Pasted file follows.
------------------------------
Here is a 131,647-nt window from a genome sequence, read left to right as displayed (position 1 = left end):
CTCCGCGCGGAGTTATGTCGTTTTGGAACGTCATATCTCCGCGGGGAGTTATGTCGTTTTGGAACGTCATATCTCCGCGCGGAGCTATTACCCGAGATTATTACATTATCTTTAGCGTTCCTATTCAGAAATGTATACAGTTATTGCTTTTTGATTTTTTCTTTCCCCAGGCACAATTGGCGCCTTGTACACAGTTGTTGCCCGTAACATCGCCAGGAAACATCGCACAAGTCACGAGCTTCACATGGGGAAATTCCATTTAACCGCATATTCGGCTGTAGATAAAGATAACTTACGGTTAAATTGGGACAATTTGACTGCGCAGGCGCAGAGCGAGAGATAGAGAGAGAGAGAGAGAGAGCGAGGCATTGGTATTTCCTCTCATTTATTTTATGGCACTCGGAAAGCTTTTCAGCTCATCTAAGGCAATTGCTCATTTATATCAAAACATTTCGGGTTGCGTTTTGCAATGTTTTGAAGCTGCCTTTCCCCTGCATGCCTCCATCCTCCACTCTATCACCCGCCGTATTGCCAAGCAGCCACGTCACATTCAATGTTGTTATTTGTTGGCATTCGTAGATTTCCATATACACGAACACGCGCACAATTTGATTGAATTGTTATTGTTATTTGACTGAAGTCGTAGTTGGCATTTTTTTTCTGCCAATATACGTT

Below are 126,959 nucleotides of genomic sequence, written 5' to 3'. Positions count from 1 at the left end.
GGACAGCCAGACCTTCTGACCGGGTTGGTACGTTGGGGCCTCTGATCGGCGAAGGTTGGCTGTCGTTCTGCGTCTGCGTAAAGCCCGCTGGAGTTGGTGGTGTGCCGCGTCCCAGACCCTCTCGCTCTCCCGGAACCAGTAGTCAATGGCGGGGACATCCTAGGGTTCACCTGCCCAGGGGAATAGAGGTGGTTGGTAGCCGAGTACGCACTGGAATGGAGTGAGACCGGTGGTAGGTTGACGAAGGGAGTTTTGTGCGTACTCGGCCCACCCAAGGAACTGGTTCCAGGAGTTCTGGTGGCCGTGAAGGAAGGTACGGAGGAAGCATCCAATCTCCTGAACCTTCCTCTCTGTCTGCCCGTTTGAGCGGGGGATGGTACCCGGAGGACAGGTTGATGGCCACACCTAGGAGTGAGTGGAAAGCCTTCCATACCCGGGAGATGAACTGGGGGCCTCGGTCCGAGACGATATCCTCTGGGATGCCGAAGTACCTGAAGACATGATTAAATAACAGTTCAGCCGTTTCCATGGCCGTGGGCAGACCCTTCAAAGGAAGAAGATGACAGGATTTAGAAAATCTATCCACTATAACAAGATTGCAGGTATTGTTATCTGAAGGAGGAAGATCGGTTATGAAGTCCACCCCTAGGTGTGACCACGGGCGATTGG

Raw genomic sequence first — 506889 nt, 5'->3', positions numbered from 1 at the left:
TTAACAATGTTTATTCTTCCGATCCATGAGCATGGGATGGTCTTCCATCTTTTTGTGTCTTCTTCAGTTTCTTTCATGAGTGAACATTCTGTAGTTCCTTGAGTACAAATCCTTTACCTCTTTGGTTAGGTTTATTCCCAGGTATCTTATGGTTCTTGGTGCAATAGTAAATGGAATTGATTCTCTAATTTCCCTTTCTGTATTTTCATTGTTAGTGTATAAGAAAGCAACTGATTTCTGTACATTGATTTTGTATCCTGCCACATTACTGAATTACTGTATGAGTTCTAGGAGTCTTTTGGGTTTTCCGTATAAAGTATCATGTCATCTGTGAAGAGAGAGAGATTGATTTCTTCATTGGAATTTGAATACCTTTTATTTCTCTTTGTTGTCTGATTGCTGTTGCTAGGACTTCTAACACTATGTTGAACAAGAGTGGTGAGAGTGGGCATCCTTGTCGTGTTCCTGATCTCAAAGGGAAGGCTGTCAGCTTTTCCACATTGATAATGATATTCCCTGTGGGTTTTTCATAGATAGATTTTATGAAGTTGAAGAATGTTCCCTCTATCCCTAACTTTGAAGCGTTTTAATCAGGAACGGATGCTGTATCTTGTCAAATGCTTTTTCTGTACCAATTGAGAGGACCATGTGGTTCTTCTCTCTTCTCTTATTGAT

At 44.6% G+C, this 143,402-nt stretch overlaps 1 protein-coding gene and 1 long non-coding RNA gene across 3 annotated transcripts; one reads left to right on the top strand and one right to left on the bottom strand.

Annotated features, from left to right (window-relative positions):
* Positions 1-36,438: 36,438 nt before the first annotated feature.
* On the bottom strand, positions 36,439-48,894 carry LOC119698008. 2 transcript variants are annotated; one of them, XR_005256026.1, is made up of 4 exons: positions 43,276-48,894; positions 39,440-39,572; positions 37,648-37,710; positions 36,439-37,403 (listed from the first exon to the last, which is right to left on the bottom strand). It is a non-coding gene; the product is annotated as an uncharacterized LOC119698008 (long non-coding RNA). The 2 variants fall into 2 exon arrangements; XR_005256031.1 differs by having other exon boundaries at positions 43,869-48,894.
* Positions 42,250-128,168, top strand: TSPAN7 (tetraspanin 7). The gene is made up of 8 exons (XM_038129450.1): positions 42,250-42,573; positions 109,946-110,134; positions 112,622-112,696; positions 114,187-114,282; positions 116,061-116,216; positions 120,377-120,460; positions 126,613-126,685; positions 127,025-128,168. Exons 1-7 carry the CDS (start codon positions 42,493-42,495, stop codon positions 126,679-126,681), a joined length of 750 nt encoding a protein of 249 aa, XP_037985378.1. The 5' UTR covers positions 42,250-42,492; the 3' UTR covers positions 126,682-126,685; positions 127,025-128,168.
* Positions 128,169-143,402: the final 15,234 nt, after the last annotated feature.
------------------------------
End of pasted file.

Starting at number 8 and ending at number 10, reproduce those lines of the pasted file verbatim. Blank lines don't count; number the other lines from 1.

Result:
Annotated features, from left to right (window-relative positions):
* Positions 1-36,438: 36,438 nt before the first annotated feature.
* On the bottom strand, positions 36,439-48,894 carry LOC119698008. 2 transcript variants are annotated; one of them, XR_005256026.1, is made up of 4 exons: positions 43,276-48,894; positions 39,440-39,572; positions 37,648-37,710; positions 36,439-37,403 (listed from the first exon to the last, which is right to left on the bottom strand). It is a non-coding gene; the product is annotated as an uncharacterized LOC119698008 (long non-coding RNA). The 2 variants fall into 2 exon arrangements; XR_005256031.1 differs by having other exon boundaries at positions 43,869-48,894.